The Latin name is Hydrangea Petiolaris; it's a fabulous showy, late spring and early summer flowering climber.
The images do not do it justice.
The climbing Hydrangea is very easy to grow, too easy, a touch vigorous but not seriously so. It can be slow to get going, but once established it is fairly fast growing. It is important when first planted and establishing the shrub not to let it dry out.
A great advantage when growing this Hydrangea is that it needs no attention. It is self clinging with aerial roots, the flowers are a creamy white and it is deciduous.
It will tolerate semi shade and suitable for a north facing wall, which makes this climbing Hydrangea a useful climbing plant for shadier areas. Although the climbing Hydrangea is most suited to growing on moist soil, it is very tough and will grow more or less anywhere.
It is vigorous, growing up to 25m ( 80ft) which means it will cover a big area, the whole of a fascia of house in about 10-15 years if growing in ideal conditions. It does not require pruning, but if it is outgrowing it's allotted space, the best time to prune the climbing Hydrangea is after flowering in late summer, when it can be trimmed to fit the space. The flowers are produced on last year's wood, which means if it is pruned earlier in the year before flowering, the flowers for that year will be sacrificed.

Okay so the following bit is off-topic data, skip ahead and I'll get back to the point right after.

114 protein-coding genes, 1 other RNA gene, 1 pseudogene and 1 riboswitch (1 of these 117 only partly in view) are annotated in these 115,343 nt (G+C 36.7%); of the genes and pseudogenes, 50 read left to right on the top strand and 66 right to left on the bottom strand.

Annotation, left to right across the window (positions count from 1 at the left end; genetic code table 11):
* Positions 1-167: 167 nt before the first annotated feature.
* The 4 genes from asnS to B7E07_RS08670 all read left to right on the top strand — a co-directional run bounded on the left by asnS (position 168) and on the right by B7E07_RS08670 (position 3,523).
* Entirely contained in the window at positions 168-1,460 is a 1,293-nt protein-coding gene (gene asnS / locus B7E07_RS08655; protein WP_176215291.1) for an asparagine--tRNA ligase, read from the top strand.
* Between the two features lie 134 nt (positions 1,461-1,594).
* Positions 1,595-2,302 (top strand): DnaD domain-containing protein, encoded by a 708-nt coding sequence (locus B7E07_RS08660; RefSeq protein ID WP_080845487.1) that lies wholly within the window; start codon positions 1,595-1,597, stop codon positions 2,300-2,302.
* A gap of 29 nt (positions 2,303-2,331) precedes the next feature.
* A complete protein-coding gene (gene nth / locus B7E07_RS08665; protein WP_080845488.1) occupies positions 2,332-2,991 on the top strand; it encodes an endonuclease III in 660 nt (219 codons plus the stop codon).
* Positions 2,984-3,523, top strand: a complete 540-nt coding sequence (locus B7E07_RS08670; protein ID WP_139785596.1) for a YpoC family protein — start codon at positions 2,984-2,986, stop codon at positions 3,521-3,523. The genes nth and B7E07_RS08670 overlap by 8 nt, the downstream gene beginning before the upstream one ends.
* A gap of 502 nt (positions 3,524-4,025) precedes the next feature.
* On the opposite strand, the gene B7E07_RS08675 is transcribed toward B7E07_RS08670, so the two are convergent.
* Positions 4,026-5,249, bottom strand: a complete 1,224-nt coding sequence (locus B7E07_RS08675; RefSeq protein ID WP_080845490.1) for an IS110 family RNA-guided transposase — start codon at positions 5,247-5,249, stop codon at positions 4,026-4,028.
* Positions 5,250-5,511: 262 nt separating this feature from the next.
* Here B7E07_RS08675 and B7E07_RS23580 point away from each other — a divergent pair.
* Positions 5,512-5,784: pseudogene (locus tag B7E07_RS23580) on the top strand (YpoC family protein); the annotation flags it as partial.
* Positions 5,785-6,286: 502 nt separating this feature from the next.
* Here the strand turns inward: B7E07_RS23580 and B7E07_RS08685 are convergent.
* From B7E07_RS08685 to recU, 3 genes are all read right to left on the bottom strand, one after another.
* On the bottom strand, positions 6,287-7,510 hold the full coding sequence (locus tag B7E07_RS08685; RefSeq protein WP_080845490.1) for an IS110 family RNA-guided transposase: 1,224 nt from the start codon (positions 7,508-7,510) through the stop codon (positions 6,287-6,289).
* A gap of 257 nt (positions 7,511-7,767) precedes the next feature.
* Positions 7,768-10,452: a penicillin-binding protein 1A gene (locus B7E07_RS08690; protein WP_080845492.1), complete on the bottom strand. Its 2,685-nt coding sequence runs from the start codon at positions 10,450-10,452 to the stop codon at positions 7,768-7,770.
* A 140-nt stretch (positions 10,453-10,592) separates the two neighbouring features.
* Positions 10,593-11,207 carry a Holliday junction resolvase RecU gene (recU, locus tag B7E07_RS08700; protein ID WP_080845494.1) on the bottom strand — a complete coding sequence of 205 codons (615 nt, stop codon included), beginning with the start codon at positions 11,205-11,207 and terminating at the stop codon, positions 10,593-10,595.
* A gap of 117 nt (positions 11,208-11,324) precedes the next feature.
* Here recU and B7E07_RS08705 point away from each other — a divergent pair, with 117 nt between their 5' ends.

The climbing Hydrangea is a very reliable plant, flowering every year with lovely, frothy, creamy white flowers and bright, almost lime, green foliage. The climbing hydrangea is fully hardy which makes it suitable for growing anywhere in the UK.